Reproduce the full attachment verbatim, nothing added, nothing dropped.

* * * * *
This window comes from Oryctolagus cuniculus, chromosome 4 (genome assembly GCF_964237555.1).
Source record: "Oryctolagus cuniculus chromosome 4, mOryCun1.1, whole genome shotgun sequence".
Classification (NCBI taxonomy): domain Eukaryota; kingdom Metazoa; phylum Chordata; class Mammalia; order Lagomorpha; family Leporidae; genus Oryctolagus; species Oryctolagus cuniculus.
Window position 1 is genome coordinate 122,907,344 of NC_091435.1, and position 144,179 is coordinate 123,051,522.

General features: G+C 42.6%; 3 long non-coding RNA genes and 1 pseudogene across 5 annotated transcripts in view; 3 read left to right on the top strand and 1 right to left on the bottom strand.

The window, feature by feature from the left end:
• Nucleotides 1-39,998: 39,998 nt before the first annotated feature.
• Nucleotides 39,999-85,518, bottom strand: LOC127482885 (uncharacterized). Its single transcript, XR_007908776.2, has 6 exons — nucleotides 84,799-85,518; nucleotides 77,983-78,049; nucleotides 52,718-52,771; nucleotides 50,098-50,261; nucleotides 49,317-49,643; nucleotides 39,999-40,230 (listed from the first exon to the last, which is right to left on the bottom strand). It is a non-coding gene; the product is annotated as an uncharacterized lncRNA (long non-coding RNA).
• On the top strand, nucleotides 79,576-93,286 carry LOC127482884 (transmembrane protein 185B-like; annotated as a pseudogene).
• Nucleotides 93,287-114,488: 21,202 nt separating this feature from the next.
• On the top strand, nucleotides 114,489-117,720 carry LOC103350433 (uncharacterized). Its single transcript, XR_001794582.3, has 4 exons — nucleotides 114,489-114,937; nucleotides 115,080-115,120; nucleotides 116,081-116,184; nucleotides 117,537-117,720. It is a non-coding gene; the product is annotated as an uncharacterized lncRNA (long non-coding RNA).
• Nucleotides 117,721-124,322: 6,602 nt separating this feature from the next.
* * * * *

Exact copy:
This window comes from Oryctolagus cuniculus, chromosome 4 (genome assembly GCF_964237555.1).
Source record: "Oryctolagus cuniculus chromosome 4, mOryCun1.1, whole genome shotgun sequence".
Classification (NCBI taxonomy): domain Eukaryota; kingdom Metazoa; phylum Chordata; class Mammalia; order Lagomorpha; family Leporidae; genus Oryctolagus; species Oryctolagus cuniculus.
Window position 1 is genome coordinate 122,907,344 of NC_091435.1, and position 144,179 is coordinate 123,051,522.

General features: G+C 42.6%; 3 long non-coding RNA genes and 1 pseudogene across 5 annotated transcripts in view; 3 read left to right on the top strand and 1 right to left on the bottom strand.

The window, feature by feature from the left end:
• Nucleotides 1-39,998: 39,998 nt before the first annotated feature.
• Nucleotides 39,999-85,518, bottom strand: LOC127482885 (uncharacterized). Its single transcript, XR_007908776.2, has 6 exons — nucleotides 84,799-85,518; nucleotides 77,983-78,049; nucleotides 52,718-52,771; nucleotides 50,098-50,261; nucleotides 49,317-49,643; nucleotides 39,999-40,230 (listed from the first exon to the last, which is right to left on the bottom strand). It is a non-coding gene; the product is annotated as an uncharacterized lncRNA (long non-coding RNA).
• On the top strand, nucleotides 79,576-93,286 carry LOC127482884 (transmembrane protein 185B-like; annotated as a pseudogene).
• Nucleotides 93,287-114,488: 21,202 nt separating this feature from the next.
• On the top strand, nucleotides 114,489-117,720 carry LOC103350433 (uncharacterized). Its single transcript, XR_001794582.3, has 4 exons — nucleotides 114,489-114,937; nucleotides 115,080-115,120; nucleotides 116,081-116,184; nucleotides 117,537-117,720. It is a non-coding gene; the product is annotated as an uncharacterized lncRNA (long non-coding RNA).
• Nucleotides 117,721-124,322: 6,602 nt separating this feature from the next.